The Czechoslovakian Vlcak (“CsV”) is influenced by the thousands of generations of its Carpathian wolf ancestors from which it inherits many traits. These traits include an immense intelligence, superior olfactory and sensory abilities, and strong pack bonds that include members of its human family. CsVs place a strong emphasis on pack hierarchy and will allow the human to take the place of the pack leader—if the human is up to the challenge. They are extremely aware of their surroundings, and because of their superior-developed senses, they can be extremely vigilant and highly reactive.
It’s typical for Czechoslovakian Vlcak to have a late adolescence, as most reach maturity at eighteen to twenty-four months; males sometimes even later. At this time, pack dynamics can often shift. Same-sex aggression can be common because of hierarchy challenges; spaying and neutering often does little to stop this behavior. It may lessen the intensity of the behavior, but not always. Males can be particularly challenging at this time. Calm, consistent training is critical.
As a breed, the Czechoslovakian Vlcak is generally very healthy, with very few genetic diseases present due to the health testing that has been ongoing since the beginnings of the breed. The female reproductive cycle is usually twelve to fifteen months. They are classified as monoestrous animals; “come into estrus only once a year.” CsV are natural birthers and most make excellent mothers.
Czechoslovakian Vlcak puppies mature quickly in early puppyhood and are robust and healthy. Early extensive socialization is a must. Socialization needs to be continued until, at the very least, the CsV has reached adolescence. As puppies and young adults, they often have extremely short attention spans. They can also be extremely “mouthy” as puppies, much more than the traditional canine. This “mouthiness” will result in bruises and bite marks, and is not something that can be trained out. Sometimes it can be modified, but the behavior will still persist. Most CsV grow out of the extreme mouthiness by the time they reach adolescence. In females, this often turns into excessive licking. The extreme mouthiness sometimes reappears throughout adulthood when the CsV is stressed; the stress may be as simple as the dog feeling like you have been gone too long or they’re just SO happy to see you.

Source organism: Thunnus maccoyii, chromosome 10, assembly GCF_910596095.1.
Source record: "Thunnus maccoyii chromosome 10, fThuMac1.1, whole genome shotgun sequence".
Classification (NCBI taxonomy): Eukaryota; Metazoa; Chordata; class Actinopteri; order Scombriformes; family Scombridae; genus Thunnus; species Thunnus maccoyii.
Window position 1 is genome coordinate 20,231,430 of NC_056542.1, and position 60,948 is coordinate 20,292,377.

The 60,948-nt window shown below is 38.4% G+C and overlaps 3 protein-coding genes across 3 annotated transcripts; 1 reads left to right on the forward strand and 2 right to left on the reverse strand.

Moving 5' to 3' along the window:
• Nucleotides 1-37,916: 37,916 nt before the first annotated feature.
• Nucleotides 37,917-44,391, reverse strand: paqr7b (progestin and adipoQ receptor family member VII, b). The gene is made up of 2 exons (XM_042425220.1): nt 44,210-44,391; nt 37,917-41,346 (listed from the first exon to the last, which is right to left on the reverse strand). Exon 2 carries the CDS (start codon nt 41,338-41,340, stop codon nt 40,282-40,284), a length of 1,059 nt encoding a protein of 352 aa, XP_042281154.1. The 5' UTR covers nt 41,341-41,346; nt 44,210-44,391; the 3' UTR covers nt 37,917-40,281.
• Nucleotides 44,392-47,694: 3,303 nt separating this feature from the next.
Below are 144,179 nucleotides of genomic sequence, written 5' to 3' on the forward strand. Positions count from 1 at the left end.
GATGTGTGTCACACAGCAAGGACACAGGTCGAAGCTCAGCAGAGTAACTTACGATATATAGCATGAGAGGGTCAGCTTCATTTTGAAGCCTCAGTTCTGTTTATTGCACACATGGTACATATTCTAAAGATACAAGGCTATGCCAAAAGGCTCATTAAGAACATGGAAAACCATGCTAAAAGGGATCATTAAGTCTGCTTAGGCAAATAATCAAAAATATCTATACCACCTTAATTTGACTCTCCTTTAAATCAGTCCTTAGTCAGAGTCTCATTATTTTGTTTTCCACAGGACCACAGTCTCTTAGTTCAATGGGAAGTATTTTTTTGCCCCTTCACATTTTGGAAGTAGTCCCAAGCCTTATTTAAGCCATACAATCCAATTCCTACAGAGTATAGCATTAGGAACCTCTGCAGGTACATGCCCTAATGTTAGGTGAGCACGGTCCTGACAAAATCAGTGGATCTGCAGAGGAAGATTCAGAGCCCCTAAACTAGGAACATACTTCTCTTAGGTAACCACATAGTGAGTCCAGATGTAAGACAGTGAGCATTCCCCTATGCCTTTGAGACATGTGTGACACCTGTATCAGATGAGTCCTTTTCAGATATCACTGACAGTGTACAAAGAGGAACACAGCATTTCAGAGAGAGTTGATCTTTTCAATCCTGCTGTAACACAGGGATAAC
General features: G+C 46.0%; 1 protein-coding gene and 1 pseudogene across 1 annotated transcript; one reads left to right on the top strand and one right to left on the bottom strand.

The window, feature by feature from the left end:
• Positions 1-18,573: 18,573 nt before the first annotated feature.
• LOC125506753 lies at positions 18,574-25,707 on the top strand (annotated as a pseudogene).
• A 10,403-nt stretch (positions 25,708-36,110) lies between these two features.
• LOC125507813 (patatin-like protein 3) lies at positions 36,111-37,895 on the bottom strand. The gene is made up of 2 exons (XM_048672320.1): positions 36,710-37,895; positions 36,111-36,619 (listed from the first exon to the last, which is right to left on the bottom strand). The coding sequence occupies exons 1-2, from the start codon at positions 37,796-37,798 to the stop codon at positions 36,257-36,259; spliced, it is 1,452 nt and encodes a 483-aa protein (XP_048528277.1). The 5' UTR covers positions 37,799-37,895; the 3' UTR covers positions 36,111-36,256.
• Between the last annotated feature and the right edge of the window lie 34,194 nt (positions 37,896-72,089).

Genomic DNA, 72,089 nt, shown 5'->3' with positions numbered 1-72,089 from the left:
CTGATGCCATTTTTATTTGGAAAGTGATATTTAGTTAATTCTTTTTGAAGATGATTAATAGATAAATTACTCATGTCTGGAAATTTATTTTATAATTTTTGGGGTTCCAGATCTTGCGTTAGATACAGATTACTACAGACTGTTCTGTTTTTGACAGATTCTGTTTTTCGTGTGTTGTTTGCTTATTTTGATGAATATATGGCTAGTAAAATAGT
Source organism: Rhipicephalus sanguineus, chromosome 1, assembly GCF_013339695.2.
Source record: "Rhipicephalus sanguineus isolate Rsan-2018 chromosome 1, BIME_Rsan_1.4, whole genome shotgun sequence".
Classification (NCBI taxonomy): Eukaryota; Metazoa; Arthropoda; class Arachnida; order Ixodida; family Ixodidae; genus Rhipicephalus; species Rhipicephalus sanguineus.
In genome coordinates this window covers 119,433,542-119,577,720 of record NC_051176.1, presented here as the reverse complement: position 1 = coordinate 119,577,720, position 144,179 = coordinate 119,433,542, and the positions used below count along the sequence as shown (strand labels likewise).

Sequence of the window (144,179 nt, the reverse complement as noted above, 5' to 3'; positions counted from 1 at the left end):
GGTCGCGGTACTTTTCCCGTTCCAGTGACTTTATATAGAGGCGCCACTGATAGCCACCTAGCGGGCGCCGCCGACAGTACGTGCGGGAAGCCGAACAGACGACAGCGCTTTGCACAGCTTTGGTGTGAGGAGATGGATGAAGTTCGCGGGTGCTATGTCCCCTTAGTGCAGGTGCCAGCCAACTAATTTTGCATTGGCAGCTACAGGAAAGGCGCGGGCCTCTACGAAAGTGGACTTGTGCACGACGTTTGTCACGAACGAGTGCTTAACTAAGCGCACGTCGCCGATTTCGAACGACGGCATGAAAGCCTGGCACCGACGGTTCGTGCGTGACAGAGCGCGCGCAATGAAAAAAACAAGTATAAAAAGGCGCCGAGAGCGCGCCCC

The Czechoslovakian Vlcak is temperamental and very active, with exceptional endurance and intelligence. They are quick to learn, but do not respond well to repetitive tasks and may not be interested in doing a task when asked. Often, traditional training methods used with the average dog are not successful. Calm, consistent training made to be a fun game is required. The CsV should be interested to perform the task and the understanding behind it if you expect to get good results. They need daily training and activities with their human. CsV do well if they have a job to do on a daily basis. They learn to love the work, enjoy it, and expect it. To do well with a CsV, you need to know that you have an intelligent partner and work as a team.
Czechoslovakian Vlcak excel at anything to do with using the olfactory senses. Since CsV want to be with you, they do not do well when left alone, even out in the yard with other canine companions. They view their human as the leader, so you are who they want to be with. They are also prone to separation anxiety, which usually results in destructive behavior. They are often escape artists, going over, under, and through fencing, doors, windows, etc. This is not to escape from you, but to try to gain access back to you. You and the family are “their pack,” and because of this strong bond, they do not do well with rehoming. In fact, some never recover if they are rehomed as an adult.
They are not a traditional guard dog; in that they often don’t guard or bark like a traditional guardian breed. Some do bark, but not as persistently as other guardian breeds; others make more of a huffing sound and bark very little. They will protect their family if the family is in real danger. They know and understand the difference between a real and perceived danger. Because of this understanding of the difference, the Czechoslovakian Vlcak rarely looks or acts like it is guarding. They can be territorial towards other animals in the space that they understand is “their territory.”
Czechoslovakian Vlcak do best on a raw diet; many dogs have few or no ancestors that have ever eaten kibble. That said, there are CSV that do well on kibble diets, while others never adapt. Living with a CsV is a way of life. Whether you like it or not, the human most often adapts his or her lifestyle to work around the CsV’s needs.